He was too small. He wasn't good enough. He didn't belong.

This is what Division I college coaches were telling the best quarterback in the NFL when he was 17 years old.

No one was very interested in Aaron Rodgers when he was a senior at Pleasant Valley High School in Chico, Calif. No one except for Craig Rigsbee, the Butte College football coach, who lived a five-minute walk from the Rodgers family home.

If not for Rigsbee, it is likely that the Green Bay Packers wouldn't be coming into MetLife Stadium today five wins shy of a 16-0 regular season. And if not for Rigsbee, NFL fans wouldn't be enjoying one of the best seasons ever by a quarterback. Rodgers -- barring a monumental late-season collapse -- is a prohibitive favorite to win league MVP honors.

"He's a special player and I think one of the reasons why is he's had to take a different path to get there," Rigsbee said. "He's had to work for everything. He knows what it's like to be overlooked. Nothing has ever been handed to him."

The 6-2, 223- pound Rodgers is a fighter. He had to fight to get noticed out of high school. He had to fight the stigma of being bypassed by his favorite NFL team, the 49ers, out of college. And he had to fight the perception that there was no way he could replace a legend, that he would never be able to lead the Packers the way Brett Favre once did.

But he's done all that, and now -- the season after his MVP performance in Super Bowl XLV -- there doesn't seem to be anyone who isn't ready to hand Rodgers the league's MVP trophy.

Rodgers, who turned 28 Friday, has done the unthinkable, following up one championship season with another great year. Heading into Sunday's game against the Giants, he is completing an almost inconceivable 71.8 percent of his passes. He is on pace to throw for 5,055 yards and 48 touchdowns and finish with an all-time-best 127.7 passer rating.

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He also is the only NFL quarterback to have posted a rating of 100-plus in 11 straight games, and he has a 110-plus rating in 19 of his past 22 games (including playoffs).

"He's very accurate," Giants safety Antrel Rolle said. "He's a quarterback who can put the ball where he wants to put it. If he wants to put the ball by your ear, it's going to be by your ear. If he wants it to be by your shoestrings, it's going to be by your shoestrings."

Rodgers' accuracy on the field seems to reflect the patience and resolve he showed off to get there. He is not afraid of being hit by hard-charging defensive players. He stands in the pocket and waits for what he wants, rarely forcing his throws or throwing the ball away. And when forced to run, he'll pull the ball down and take off. The results are impressive.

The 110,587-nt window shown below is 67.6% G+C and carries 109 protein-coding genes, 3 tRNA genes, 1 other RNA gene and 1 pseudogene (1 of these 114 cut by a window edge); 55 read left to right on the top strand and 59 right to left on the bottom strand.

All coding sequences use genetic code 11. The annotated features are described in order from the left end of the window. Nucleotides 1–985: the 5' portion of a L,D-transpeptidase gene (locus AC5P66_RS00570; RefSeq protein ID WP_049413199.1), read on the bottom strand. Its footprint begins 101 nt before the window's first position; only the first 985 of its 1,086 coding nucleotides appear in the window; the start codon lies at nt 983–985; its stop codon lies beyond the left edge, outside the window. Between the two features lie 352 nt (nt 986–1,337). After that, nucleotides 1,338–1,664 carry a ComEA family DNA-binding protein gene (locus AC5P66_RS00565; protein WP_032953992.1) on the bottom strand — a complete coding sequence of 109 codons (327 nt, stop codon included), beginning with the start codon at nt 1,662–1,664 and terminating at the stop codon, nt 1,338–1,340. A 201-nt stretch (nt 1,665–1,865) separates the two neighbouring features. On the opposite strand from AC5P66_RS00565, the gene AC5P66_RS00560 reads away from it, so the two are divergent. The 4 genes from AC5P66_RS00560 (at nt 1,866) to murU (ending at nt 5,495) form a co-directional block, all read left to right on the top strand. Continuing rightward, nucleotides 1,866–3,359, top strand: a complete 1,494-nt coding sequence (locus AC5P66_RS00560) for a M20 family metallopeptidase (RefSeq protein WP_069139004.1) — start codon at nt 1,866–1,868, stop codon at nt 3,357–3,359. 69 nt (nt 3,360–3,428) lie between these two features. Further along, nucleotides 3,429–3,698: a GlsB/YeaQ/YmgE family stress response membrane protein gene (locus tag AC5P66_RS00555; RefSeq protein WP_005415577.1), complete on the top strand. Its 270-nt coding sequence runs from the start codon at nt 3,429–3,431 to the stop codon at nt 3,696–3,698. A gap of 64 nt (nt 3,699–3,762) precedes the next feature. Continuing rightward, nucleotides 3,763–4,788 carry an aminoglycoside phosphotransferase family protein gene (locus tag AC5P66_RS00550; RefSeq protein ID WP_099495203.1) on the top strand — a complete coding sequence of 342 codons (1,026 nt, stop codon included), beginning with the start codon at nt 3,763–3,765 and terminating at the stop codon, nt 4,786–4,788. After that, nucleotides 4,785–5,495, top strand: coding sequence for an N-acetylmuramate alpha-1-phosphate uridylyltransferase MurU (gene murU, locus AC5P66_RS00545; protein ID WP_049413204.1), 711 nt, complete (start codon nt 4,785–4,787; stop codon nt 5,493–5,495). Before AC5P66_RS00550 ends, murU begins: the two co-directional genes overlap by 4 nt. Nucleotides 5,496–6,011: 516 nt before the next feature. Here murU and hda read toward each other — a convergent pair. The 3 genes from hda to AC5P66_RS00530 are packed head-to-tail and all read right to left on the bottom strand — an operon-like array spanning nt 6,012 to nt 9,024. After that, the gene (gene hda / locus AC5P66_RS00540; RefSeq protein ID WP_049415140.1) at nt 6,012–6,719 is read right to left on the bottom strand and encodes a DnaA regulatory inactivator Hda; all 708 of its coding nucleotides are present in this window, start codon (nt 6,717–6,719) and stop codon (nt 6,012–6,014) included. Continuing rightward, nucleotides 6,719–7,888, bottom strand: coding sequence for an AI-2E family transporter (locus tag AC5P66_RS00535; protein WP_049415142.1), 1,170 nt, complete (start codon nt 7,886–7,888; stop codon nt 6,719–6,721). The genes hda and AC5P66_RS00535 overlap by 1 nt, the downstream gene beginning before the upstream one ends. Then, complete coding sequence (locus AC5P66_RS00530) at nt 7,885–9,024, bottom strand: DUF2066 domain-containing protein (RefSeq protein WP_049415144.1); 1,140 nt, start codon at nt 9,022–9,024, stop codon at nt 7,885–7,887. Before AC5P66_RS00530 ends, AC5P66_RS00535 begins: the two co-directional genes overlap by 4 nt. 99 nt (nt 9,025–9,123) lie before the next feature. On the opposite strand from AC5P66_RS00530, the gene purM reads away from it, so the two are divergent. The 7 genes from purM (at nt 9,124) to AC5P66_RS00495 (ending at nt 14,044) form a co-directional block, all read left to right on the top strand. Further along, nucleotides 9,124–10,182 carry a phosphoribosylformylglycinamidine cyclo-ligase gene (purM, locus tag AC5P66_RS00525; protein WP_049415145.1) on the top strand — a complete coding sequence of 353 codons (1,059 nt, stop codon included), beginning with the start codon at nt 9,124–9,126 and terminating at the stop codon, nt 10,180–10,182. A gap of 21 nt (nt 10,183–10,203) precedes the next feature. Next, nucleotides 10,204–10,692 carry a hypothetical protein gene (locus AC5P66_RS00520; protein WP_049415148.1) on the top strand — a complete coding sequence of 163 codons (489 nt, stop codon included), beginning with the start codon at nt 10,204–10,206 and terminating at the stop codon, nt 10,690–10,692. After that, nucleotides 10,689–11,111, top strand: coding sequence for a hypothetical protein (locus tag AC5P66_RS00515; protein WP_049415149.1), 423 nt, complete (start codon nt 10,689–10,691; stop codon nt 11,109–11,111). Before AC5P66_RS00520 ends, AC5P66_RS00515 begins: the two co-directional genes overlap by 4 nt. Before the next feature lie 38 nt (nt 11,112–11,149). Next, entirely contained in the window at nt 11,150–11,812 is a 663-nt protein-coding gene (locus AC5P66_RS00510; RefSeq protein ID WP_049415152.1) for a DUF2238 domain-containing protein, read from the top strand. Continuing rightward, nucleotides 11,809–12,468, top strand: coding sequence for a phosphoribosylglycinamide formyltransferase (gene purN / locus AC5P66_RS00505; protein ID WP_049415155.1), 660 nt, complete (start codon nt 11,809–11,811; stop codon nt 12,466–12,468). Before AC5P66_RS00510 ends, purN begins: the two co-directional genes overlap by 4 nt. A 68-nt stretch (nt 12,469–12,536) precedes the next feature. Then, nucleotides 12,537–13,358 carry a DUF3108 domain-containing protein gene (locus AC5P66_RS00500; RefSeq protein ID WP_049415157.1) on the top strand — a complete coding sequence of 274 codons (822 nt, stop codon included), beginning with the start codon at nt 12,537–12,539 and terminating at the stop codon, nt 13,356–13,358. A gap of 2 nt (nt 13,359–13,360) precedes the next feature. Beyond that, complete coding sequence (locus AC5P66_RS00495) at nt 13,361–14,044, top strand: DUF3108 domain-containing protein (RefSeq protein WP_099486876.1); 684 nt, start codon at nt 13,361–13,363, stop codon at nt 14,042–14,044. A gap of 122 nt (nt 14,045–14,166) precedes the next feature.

"He's obviously the talk of the town, and rightfully so," Giants coach Tom Coughlin said. "He's playing very, very well."

In high school, Rodgers wasn't even the talk of his own town. Chico is a laid-back, artsy college community north of Sacramento, and football is not the main attraction. Rigsbee says it was an area of California that college scouts used to pretty much ignore. It also didn't help that Rodgers was a wispy 6 feet, 170 pounds as a high school senior.

He participated in a football camp at the University of Illinois, but the best the Fighting Illini could offer him was a possible roster spot as a walk-on. When Rigsbee came calling, Rodgers was so frustrated that he told him he was thinking about taking up baseball (he had a 91-mph fastball) and trying to get a minor-league contract, or scrapping athletics to become a lawyer.

Instead, Rigsbee talked him into giving Butte a try, at least for a year. And the rest has become legend on the community-college recruiting circuit.

While scouting another player in Butte after the 2002 season, University of California coach Jeff Tedford spotted Rodgers and immediately saw stars. Rodgers accepted a scholarship and claimed the starting job five games into the 2003 season. He went on to break several school passing records before foregoing his senior season to enter the 2005 NFL draft.

On draft day, Rodgers was snubbed for a final time when the 49ers used the overall No. 1 pick to take Utah's Alex Smith. Thought by some to be a potential No. 1 pick, Rodgers tumbled in the first round all the way to the Packers, who used the 24th overall pick to make him Favre's understudy.

The Packers like to push the notion that having Rodgers wait three years for the then-beloved Favre to wind down his career in Green Bay was the best thing for him. The reality, however, was a little different.

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"It was hard on him, the whole Brett Favre stuff," said Rigsbee, who remains close with Rodgers. "He has had to fight and scratch and claw at almost every step to get where he is. But it's made it all the sweeter to him."

How sweet would it be for the player who was told he didn't have the talent to play Division I football to lead an NFL team to an undefeated season?

How sweet would it be to win another championship ring and an MVP award?

Don't think Rodgers hasn't thought about it.

"I have pretty high standards,'' he said, "the way I work and care about being great. I don't think you can think too far ahead in the moment of the season, but I was definitely hoping for this kind of season."